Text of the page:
MP Report: Connecting, budget, bills


This past week was a constituency week, which allowed me to focus on the aspect of being an MP that I care about the most – connecting directly with residents of Kelowna-Lake Country.

I was able to bring many residents and organizations new Canadian flags and visit numerous small businesses as part of my continued social media “small business spotlights.”

It was great to volunteer with CrimeStoppers Central Okanagan at their Shredding Event where a record number of people drove through, bringing a total of 11,370 kg of paper to be shredded by Okanagan Paper Shredding.

This fundraiser will help fight crime as well as contribute to the community’s spring-cleaning efforts.

Through back-to-back meetings (many virtual) and phone calls every day, residents of our community brought forth a number of timely and important concerns on many pressing topics.

I heard from many residents on the recently announced budget and the enormous deficit that it will leave our children and grandchildren.

The deficit for the 2020-21 fiscal year is projected to be $354.2 billion, with a further deficit of $154.7 billion in 2021-22.

Combined, that’s over $13,000 of new debt for every person in Canada in just those two years, and an eye-watering $52,000 for a family of four.

The non-partisan Parliamentary Budget Officer and others have expressed concern that the level of spending in the budget may be higher than necessary to stimulate the economy.

Many items in the budget unfortunately aren’t focused on economic recovery or programs helping the most affected people and businesses, but instead on election-like spending.

The biggest source of federal government funds last year wasn’t tax revenue or lenders, but central bank money printing.

The $303.5 billon of new printed money in 2020 is not free.

Too many dollars chasing too few goods risks increasing inflation — meaning everyone pays more for things such as housing, food, and transportation.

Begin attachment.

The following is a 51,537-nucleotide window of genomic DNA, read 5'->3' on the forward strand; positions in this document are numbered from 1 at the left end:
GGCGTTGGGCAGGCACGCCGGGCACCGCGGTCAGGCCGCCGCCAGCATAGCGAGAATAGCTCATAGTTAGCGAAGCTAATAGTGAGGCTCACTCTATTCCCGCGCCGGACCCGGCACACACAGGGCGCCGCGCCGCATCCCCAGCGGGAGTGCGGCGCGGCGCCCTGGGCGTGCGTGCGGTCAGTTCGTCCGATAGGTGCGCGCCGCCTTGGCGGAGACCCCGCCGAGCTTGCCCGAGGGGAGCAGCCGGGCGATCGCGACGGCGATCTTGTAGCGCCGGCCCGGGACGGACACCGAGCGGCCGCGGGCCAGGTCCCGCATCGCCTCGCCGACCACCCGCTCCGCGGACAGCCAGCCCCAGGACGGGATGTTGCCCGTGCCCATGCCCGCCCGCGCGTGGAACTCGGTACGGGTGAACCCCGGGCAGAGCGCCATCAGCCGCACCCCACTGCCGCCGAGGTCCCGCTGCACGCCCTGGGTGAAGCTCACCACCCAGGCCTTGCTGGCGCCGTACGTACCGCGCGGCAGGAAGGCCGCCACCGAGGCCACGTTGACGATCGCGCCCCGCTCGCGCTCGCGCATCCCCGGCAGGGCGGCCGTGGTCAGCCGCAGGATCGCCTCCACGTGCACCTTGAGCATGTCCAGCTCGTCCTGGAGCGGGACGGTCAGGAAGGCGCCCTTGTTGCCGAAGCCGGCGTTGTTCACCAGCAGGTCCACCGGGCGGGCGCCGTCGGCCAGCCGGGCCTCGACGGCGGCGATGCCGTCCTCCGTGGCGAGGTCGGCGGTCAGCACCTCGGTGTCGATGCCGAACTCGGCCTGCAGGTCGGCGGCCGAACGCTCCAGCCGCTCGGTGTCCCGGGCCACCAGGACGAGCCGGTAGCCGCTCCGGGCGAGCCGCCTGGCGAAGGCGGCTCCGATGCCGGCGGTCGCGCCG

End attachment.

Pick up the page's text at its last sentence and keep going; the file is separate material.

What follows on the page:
Statistics Canada just announced that the cost of living went up 3.4% in April alone.

With years of deficits that were not needed prior to the pandemic, it’s clear that the government has no real plan to secure our future through an economic recovery where all sectors in all regions are firing on all cylinders.

In addition to holding the government accountable on many issues, our Official Opposition Conservative team have been hard at work introducing common-sense legislation that will benefit many Canadians.

Here are just three Conservative private members’ bills that have gone through the House of Commons and are now at the Senate:

First, Bill C-208:

C-208 makes it equitable for small businesses and farms to sell to family members. This is a great relief for many multigenerational businesses.

As it stands now, if you sell your small business or farm to a total stranger, you are taxed less than if you were selling to a family member. While this legislation received unanimous support from all opposition party members, only 19 Liberals voted in favour.

Notably, those who voted against this bill included the Minister of Small Business and the Minister of Agriculture.

Second, Bill C-220:

Bill C-220 extends the length of compassionate care leave by up to three weeks after the death of a loved one. This bill aims to allow more time for caregivers to grieve and take care of practical necessities before returning to work.

Third, Bill C-210:

Bill C-210 allows Canadians to easily register as an organ donor through their annual tax return. This information would be passed on to provincial and territorial governments so that their wishes would be added to their local registry.

The House of Commons is now sitting until late in June and I’m sure there will be much to report. If you need any assistance with federal programs or have any thoughts to share, please feel free to reach out anytime.

Stay well. 250-470-5075 / [email protected] /

This article originally appeared in Castanet. You can read the original article here.